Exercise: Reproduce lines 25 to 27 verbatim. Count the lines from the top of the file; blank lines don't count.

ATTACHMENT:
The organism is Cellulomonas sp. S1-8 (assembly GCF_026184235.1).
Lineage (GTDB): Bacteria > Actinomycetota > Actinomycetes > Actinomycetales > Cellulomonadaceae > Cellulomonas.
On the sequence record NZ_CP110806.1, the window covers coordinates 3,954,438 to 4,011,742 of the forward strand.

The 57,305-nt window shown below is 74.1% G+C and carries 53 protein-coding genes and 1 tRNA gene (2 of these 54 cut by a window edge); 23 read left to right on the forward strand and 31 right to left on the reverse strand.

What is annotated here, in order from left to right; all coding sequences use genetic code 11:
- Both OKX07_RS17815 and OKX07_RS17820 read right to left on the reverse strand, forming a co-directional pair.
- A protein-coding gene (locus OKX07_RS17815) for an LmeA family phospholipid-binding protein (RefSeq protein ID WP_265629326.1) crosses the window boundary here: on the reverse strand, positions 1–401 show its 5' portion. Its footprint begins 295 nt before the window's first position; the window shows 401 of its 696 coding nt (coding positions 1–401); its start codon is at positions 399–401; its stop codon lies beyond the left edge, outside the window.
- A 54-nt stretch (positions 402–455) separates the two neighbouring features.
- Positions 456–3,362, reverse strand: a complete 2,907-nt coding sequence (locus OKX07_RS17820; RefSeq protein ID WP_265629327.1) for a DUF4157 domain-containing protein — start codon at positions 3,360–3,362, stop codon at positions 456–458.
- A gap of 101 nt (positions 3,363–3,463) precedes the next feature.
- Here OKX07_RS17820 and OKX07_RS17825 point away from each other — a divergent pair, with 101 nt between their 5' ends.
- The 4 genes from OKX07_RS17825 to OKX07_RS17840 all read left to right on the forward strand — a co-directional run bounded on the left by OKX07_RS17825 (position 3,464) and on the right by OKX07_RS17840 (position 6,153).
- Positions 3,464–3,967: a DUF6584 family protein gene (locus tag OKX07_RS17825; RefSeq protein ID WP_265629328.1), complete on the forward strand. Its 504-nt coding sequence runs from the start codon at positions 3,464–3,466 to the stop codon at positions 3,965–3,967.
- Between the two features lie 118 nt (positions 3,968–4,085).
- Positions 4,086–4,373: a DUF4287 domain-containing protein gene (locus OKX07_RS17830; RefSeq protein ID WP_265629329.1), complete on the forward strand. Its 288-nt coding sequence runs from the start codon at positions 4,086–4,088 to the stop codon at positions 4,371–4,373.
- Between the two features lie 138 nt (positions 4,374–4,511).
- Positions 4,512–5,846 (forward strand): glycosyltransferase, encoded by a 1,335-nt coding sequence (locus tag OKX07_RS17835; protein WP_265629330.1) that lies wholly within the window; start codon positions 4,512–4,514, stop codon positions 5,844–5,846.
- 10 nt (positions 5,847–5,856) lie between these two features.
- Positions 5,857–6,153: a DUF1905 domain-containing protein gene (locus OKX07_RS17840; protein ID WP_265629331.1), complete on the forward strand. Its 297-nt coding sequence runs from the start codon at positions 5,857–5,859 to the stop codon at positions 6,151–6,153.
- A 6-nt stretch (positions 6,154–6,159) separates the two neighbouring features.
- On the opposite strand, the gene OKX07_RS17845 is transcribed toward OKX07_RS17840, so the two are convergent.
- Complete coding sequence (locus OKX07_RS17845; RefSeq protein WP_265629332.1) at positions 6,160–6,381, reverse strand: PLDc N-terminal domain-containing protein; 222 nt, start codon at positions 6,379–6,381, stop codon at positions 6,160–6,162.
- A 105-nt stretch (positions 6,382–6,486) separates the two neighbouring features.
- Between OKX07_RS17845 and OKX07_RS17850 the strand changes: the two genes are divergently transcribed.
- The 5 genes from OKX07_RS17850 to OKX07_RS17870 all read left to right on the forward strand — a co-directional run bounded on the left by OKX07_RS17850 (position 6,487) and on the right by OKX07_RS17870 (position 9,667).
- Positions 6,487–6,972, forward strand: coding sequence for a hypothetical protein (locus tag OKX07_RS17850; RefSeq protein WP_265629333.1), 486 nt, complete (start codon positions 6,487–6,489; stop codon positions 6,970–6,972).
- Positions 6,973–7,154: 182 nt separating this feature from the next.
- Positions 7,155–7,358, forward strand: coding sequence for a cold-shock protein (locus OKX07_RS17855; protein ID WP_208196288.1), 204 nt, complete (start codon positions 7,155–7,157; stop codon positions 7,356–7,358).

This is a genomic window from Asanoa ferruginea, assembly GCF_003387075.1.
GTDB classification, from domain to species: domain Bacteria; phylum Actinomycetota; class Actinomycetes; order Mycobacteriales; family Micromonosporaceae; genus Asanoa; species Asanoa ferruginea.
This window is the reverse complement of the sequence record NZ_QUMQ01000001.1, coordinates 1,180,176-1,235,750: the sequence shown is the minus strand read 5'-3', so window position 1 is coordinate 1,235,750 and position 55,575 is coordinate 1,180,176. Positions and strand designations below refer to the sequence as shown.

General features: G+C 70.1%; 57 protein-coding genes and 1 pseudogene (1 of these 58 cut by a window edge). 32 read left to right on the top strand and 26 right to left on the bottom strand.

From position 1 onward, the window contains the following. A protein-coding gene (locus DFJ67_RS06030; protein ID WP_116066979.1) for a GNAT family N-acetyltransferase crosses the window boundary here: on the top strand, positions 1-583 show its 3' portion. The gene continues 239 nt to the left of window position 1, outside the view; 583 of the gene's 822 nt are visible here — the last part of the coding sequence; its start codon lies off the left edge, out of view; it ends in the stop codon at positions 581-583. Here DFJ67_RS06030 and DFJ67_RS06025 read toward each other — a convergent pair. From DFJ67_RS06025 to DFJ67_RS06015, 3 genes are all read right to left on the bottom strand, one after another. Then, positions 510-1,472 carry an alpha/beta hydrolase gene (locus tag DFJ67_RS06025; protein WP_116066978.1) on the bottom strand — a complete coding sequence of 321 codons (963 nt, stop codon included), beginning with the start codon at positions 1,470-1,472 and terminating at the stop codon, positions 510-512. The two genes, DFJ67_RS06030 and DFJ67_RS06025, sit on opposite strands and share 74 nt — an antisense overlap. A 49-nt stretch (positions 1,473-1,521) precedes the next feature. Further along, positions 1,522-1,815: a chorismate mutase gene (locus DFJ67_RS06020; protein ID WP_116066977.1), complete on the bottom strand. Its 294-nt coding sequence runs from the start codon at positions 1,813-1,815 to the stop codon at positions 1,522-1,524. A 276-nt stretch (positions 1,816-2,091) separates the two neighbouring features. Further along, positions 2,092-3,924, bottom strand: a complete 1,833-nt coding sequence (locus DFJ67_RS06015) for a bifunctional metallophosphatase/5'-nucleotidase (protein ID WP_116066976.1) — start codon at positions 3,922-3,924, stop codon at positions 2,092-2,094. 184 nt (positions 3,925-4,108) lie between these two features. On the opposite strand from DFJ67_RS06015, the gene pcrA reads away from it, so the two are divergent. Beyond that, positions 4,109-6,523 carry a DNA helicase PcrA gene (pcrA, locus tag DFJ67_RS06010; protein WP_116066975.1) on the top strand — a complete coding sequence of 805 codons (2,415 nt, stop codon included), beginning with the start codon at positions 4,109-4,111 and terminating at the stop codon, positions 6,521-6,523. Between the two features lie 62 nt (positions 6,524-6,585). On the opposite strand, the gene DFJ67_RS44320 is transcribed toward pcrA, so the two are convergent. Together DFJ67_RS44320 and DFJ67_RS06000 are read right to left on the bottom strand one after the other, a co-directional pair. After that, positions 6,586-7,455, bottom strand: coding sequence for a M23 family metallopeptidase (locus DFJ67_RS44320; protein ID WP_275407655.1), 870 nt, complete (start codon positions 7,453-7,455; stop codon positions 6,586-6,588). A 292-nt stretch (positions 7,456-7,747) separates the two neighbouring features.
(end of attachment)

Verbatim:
- The 5 genes from OKX07_RS17850 to OKX07_RS17870 all read left to right on the forward strand — a co-directional run bounded on the left by OKX07_RS17850 (position 6,487) and on the right by OKX07_RS17870 (position 9,667).
- Positions 6,487–6,972, forward strand: coding sequence for a hypothetical protein (locus tag OKX07_RS17850; RefSeq protein WP_265629333.1), 486 nt, complete (start codon positions 6,487–6,489; stop codon positions 6,970–6,972).
- Positions 6,973–7,154: 182 nt separating this feature from the next.